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Canadian C-Spine rules for cervical fracture The authors of this tool identified high- and low-risk criteria related to the necessity of radiography. High-risk criteria include: ● Age greater than 65. ● Dangerous mechanism of injury such as a fall from greater than one meter or greater than five stairs. ● Axial load to the head. ● Motor vehicle collision at more than 100 kilometers per hour or 62 miles per hour; ejection during collision; collision in recreational vehicles or bicycles. ● Paresthesia in the extremities. When present, low-risk criteria for cervical spine fractures decrease the likelihood that a cervical fracture is present. Low- risk criteria for cervical spine fracture include: ● Simple rear-end motor vehicle collision. ● Found to be in a sitting position in the emergency department. ● Ambulatory status at any time after the injury. ● Delayed onset of midline cervical spine tenderness. ● If these criteria are met, safe assessment of cervical range of motion is possible and rotation to 45 degrees bilaterally can be attempted. An absence of low-risk criteria or inability to rotate the spine is an indication for radiological evaluation (Garg et al., 2020). The advantages of this tool are its comprehensive and reproducible criteria, while its limitations include its applicability only in patients age 16 years and older, its longer time, and the need for an accurate history for clearance (Garg et al., 2020). The specificity for this tool ranges from 0.01 to 0.77, while the sensitivity ranges from 0.90 to 1.00 (Garg et al., 2020). C1 fractures Atlas injuries account for 2% to 13% of acute cervical spine (Mead et al., 2016). Typically, C1 fractures are caused by traumatic axial loading and are associated with other damage to the cervical spine (Mead et al., 2016). Common mechanisms of injury are diving into shallow water, falling, and a motor vehicle crash (Mead et al., 2016). Relevant anatomy for C1 fractures The atlas does not have vertebral body but consists of a posterior and anterior arch that encircles the spinal cord. It sits just below the occiput and articulates with the occipital condyles above and C2 below, effectively joining the skull to the spine. The dens of the axis is secured to the anterior arch of the atlas by the transverse odontoid ligament. The C1–C2 joint is highly mobile, with approximately 50% of cervical rotation occurring at this joint (Mead et al., 2016). The vertebral arteries pass through the transverse foramina of the atlas. In cases of traumatic fractures of the C1/C2 foramina, the vertebral artery is subject to blunt injury. These injuries can be asymptomatic and are often overlooked (Mead et al., 2016). Occlusion of bilateral vertebral arteries can be fatal (Mead et al., 2016). Single fractures to the ring of C1 are uncommon, and a ring disruption typically accompanies any fracture (Mead et al., 2016). A Jefferson fracture is a burst fracture of C1, described as a two-, three-, or four-part fracture involving the anterior and posterior arches (Squarza et al., 2019). Diagnosis Patients with C1 fractures present with pain in the upper neck and a history of trauma to the top of the head. The NEXUS algorithm can be used to rule out the possibility of a fracture, and the Canadian C-Spine Rules should be employed to determine the need for radiography. C1 fractures can be difficult to see on plain x-rays, and computed tomography (CT) is often required for definitive diagnosis (Mead et al., 2016). C2 fractures C2, or axis, fractures often occur with C1 fractures (Mead et al., 2016). According to Gonschorek et al. (2018), odontoid fractures account for up to 15% of cervical spine injuries. This is the most common type of cervical spine fracture in people who are older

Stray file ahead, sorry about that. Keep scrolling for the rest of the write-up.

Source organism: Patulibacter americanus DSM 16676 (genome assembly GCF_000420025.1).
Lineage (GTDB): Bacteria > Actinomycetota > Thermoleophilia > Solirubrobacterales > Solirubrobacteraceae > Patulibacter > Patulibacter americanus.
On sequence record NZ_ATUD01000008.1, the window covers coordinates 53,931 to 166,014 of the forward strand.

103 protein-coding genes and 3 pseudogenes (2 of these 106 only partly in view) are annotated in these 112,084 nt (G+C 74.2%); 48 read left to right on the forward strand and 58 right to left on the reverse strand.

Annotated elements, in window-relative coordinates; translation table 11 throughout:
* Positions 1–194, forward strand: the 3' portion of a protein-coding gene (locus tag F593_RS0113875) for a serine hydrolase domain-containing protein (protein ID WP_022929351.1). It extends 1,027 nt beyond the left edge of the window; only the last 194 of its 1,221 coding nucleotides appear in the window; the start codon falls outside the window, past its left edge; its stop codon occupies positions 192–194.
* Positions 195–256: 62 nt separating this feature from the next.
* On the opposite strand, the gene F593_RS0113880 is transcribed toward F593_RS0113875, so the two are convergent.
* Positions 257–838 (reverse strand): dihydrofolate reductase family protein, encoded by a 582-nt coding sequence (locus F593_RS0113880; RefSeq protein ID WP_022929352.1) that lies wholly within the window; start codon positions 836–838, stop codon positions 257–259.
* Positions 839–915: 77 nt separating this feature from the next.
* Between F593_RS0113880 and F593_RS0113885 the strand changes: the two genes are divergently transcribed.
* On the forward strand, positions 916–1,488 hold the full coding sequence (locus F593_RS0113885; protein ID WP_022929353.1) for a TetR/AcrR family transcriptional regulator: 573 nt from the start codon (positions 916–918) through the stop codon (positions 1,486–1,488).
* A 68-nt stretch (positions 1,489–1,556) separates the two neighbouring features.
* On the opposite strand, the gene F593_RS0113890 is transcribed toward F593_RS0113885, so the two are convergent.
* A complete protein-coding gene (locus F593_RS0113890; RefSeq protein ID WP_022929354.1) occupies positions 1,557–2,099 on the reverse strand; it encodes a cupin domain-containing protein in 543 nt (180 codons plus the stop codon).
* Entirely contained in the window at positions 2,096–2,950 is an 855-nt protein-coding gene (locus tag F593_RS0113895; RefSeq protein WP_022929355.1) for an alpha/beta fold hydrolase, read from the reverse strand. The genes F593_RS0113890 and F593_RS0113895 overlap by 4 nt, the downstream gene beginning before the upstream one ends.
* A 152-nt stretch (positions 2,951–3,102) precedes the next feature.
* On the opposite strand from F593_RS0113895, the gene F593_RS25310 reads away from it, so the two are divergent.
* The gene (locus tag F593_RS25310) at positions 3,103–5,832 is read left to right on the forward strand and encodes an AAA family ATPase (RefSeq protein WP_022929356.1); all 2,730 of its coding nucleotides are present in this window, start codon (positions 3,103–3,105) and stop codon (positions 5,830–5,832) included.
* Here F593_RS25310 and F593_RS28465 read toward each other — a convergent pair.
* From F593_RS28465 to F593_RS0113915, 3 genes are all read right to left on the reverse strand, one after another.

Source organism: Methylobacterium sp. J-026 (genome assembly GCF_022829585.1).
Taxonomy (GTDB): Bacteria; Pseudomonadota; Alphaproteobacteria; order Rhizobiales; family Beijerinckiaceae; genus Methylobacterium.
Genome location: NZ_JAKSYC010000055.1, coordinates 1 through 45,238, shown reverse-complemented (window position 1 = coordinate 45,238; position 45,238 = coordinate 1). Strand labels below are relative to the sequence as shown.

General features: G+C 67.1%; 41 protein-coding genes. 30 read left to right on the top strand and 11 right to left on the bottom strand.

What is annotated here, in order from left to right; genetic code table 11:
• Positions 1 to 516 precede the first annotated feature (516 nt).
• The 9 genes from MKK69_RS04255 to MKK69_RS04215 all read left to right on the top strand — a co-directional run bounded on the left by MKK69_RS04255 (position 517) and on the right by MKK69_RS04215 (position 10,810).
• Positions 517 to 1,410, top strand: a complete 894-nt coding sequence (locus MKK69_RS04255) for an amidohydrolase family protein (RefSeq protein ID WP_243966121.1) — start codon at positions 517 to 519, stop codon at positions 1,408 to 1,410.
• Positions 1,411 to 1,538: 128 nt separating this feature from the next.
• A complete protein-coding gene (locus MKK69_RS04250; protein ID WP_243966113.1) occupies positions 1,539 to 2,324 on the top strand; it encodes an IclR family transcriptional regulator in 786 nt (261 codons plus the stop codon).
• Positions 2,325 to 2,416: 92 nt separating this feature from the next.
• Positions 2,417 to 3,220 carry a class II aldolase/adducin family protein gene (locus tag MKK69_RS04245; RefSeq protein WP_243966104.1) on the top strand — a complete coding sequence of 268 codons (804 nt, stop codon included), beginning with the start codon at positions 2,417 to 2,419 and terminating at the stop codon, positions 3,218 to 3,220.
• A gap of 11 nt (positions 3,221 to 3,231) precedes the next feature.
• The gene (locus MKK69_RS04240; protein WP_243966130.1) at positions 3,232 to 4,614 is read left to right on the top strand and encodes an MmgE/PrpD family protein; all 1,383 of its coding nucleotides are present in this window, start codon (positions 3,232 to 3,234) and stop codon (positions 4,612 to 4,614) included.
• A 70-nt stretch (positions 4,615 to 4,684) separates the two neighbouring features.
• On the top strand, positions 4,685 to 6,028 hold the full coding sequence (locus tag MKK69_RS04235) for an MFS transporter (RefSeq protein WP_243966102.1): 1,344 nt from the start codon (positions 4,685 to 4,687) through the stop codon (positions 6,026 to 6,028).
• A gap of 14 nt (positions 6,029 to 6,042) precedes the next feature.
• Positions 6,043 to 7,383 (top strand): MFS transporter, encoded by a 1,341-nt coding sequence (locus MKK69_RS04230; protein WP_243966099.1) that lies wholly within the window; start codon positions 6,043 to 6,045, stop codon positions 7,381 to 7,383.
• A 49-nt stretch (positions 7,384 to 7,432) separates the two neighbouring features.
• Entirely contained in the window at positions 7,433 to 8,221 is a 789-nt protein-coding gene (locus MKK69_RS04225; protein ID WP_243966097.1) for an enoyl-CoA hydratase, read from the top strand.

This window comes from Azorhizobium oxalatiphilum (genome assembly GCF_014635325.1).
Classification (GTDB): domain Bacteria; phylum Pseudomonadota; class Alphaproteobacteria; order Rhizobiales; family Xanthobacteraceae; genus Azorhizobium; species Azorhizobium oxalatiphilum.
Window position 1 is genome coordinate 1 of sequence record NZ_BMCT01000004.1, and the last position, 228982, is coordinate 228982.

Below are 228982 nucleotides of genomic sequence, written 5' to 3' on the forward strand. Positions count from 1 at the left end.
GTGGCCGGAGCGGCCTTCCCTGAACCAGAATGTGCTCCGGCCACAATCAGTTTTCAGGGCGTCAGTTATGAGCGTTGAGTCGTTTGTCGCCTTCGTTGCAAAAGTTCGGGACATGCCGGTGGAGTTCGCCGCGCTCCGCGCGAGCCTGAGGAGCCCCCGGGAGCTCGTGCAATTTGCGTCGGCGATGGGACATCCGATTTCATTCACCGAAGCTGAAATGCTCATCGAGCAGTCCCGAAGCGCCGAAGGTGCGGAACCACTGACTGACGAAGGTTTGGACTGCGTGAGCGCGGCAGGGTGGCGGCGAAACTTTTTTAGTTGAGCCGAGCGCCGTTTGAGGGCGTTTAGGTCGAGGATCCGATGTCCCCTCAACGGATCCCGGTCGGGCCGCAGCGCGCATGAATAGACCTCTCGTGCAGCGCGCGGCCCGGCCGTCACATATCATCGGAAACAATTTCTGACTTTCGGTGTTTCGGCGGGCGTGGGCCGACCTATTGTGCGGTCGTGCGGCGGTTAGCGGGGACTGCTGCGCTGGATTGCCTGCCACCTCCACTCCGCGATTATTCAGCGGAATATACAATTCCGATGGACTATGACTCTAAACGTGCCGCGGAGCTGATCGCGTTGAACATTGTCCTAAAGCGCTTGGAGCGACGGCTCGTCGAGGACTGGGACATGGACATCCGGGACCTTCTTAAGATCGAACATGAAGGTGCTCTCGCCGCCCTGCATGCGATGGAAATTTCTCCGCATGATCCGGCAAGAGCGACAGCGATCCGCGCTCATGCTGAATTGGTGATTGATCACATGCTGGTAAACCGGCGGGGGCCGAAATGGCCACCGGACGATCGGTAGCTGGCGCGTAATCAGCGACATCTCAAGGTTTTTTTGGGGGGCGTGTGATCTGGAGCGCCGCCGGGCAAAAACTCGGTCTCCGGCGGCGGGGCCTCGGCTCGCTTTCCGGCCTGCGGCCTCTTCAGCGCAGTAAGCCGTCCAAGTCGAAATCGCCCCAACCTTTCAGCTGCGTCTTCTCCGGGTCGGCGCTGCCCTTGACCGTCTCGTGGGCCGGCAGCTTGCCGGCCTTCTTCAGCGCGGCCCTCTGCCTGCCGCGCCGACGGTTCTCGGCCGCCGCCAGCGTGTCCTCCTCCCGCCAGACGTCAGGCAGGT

than age 80 and can be fatal due to the proximity of the medulla oblongata (Gonschorek et al., 2018). Types of odontoid fractures A type I fracture is an avulsion of the odontoid tip by the alar ligament. This type of fracture is rare (Gronschorek et al., 2018) and is considered stable (Mead et al., 2016). Type II are the most common type of odontoid fracture. A type II fracture involves a fracture at the base of the dens. It is unstable and at risk for nonunion (Gronschorek et al., 2018). Type III fractures include the base of the odontoid and into the lateral masses of the axis. Type III fractures have good healing potential (Mead et al., 2016) because of the more extensive blood supply and larger surface area involved (Gronschorek et al., 2018). Because of reduced bone density, fall risk, and degenerative changes that affect the biomechanics of the cervical spine, elderly patients are at greater risk for atlantoaxial fractures (Squarza et al., 2019). C2 fractures due to falls are the most common injury of the cervical spine in the elderly (Gembruch et al., 2019). According to Tadros et al. (2019), more than half of C2 fractures sustained by older adults are due to a ground-level fall (compare this to younger adults—about 80% of their C2 fractures are due to motor vehicle crashes). Squarza et al. (2019) found that 1.26% of asymptomatic elderly patients were found to have C1–C2 fractures after minor head trauma. Healthcare consideration: Visualization of the upper cervical spine via radiograph can be difficult because of the skull. For that reason, open-mouth x-rays are used to visualize the upper cervical spine. This view focuses primarily on the odontoid process of C2 and is useful in visualizing odontoid and Jefferson fractures. This view is called the AP open mouth view or odontoid view (Murphy, 2021). Algorithm for Canadian C-Spine Rule: Any high-risk factors mandating radiography? • Fall from >1m/5 stairs.  If yes , imaging required

• Axial loading (e.g., diving). • Motor vehicle accident (MVA) > 100 km/h, rollover, ejection. • MVA in recreational vehicle. • Bicycle collision.

 NO  Any low-risk factors?

 If no , imaging required

• Simple rear-end MVA. • Sitting in the emergency department. • Ambulatory after injury. • Delayed onset neck pain. • Absence of midline tenderness.

If yes , able to rotate neck 45 degrees left and right  If yes , no imaging required

NEXUS versus Canadian C-Spine rules Michaleff et al. (2012) conducted a systematic review to compare the diagnostic accuracy of the Canadian C-Spine Rule and NEXUS. Although the methodologic quality of the studies included was modest, they found that the Canadian C-Spine Rule had better diagnostic accuracy than the NEXUS criteria. The Canadian C-Spine Rule and NEXUS are used to evaluate patients in the emergency department. For that reason, most patients with high-velocity injuries will be seen by a physician Physical-Therapy